Seeing life and spirituality as the same thing will make it so your faith is always on the tip of your tongue — and it will be there not because you've trained your tongue to put on a good show, but because it wells up from within (kind of like when you eat something really yummy and your belches carry hints of pleasant sweetness, as opposed to, say, chewing a stick of gum after eating garlic but still having the garlic odor jumping out past the minty façade). They will learn the lore because it fills your heart and spills out in your words, and they will connect it not just to Snorri or Hollander, but to everything around them every day — which is how it's supposed to be. Their faith will be their life, and their life will be their faith.

nordicdusk
Thursday, February 9th, 2006, 05:51 PM
I had the same RC childhood by my grandmother forced to go to church every weekend for years.School took it very serious also whish didnt help hated every minute of it.Being from ireland the whole bible thing and love god was always in your face.Been made fear somthing and feel wrong about all that you do is no way to be brought up.Well thats in my experience.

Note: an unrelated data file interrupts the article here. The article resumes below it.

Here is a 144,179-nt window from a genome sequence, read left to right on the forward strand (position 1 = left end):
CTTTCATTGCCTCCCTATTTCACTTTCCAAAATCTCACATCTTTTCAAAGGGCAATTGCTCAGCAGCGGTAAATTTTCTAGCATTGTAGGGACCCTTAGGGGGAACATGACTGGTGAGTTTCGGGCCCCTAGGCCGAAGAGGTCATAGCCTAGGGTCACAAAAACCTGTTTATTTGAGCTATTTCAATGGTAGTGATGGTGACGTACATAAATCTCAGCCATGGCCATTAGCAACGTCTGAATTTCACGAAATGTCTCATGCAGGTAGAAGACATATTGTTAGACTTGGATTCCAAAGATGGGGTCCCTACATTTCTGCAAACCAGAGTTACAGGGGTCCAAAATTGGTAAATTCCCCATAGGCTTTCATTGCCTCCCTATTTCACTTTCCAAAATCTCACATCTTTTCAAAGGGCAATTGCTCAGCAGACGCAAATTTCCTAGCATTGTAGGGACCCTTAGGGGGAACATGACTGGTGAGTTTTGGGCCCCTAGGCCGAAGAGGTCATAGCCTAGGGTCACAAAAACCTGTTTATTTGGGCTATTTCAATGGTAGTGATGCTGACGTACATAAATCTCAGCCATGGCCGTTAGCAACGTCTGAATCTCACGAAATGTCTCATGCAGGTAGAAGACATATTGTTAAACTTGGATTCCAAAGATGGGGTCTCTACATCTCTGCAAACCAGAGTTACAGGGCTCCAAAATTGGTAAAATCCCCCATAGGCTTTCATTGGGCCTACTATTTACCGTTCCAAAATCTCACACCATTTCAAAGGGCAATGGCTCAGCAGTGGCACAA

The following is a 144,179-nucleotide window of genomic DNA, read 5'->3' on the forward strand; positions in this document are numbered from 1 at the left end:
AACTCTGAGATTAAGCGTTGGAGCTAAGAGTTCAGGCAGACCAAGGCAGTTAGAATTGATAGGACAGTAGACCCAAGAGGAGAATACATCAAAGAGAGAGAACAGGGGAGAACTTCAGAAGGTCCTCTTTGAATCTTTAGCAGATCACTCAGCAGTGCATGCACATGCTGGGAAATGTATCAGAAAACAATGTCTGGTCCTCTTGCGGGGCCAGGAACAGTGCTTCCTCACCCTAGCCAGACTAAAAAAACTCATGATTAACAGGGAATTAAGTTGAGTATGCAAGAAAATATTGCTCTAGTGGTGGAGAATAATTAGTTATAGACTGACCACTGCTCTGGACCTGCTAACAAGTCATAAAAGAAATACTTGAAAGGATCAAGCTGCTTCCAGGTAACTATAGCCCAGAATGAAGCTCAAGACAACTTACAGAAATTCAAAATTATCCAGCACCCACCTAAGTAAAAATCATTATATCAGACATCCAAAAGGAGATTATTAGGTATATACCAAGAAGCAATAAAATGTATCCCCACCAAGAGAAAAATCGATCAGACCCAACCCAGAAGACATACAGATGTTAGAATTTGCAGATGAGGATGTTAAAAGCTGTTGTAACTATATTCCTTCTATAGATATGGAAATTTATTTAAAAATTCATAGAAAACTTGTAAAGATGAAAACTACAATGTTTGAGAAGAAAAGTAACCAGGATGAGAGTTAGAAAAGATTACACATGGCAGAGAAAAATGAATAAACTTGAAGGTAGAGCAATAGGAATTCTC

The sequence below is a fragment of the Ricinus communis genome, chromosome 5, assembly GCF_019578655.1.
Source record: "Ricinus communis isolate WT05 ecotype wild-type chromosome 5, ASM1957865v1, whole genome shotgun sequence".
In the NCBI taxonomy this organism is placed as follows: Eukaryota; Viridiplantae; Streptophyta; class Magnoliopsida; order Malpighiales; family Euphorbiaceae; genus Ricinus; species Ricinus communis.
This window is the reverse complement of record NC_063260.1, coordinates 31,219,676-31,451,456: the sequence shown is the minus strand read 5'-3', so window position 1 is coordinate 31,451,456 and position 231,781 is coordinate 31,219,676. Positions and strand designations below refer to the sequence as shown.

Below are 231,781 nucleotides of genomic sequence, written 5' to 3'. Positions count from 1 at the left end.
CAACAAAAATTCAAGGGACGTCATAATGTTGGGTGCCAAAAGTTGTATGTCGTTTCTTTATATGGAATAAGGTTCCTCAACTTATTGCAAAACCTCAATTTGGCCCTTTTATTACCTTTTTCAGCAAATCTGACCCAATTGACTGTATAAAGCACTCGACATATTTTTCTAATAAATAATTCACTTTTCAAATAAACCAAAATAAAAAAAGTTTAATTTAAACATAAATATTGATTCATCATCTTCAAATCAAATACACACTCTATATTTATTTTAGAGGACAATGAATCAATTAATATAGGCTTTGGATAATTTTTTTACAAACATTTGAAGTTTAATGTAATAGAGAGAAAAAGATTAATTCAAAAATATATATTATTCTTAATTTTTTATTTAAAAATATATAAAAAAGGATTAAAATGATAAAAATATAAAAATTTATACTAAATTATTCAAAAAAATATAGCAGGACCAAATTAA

freya3
Thursday, February 9th, 2006, 07:37 PM
I hope that some of the folks here have been raised in Odinism/Asatru. I commend you, freya3, for your intention to bring up your children in the faith.

Though a Christian, I can offer perhaps a valuable perspective here. I think the way to instill faith in children is to have it yourself. When I think back to my parents, it was obvious that their faith permeated their entire experience with life. Life and spirituality were more than inseparable for them — they were one and the same. Religion for them wasn't just one more obligation in life, like sending the kids to school or taking them clothes shopping or paying the bills. It was life. And that just naturally spread to me and my brothers and sister. For all of us, spirituality (not just religion) is the great unifying force of the universe, and we just can't imagine life without it. And it's always been that way for us.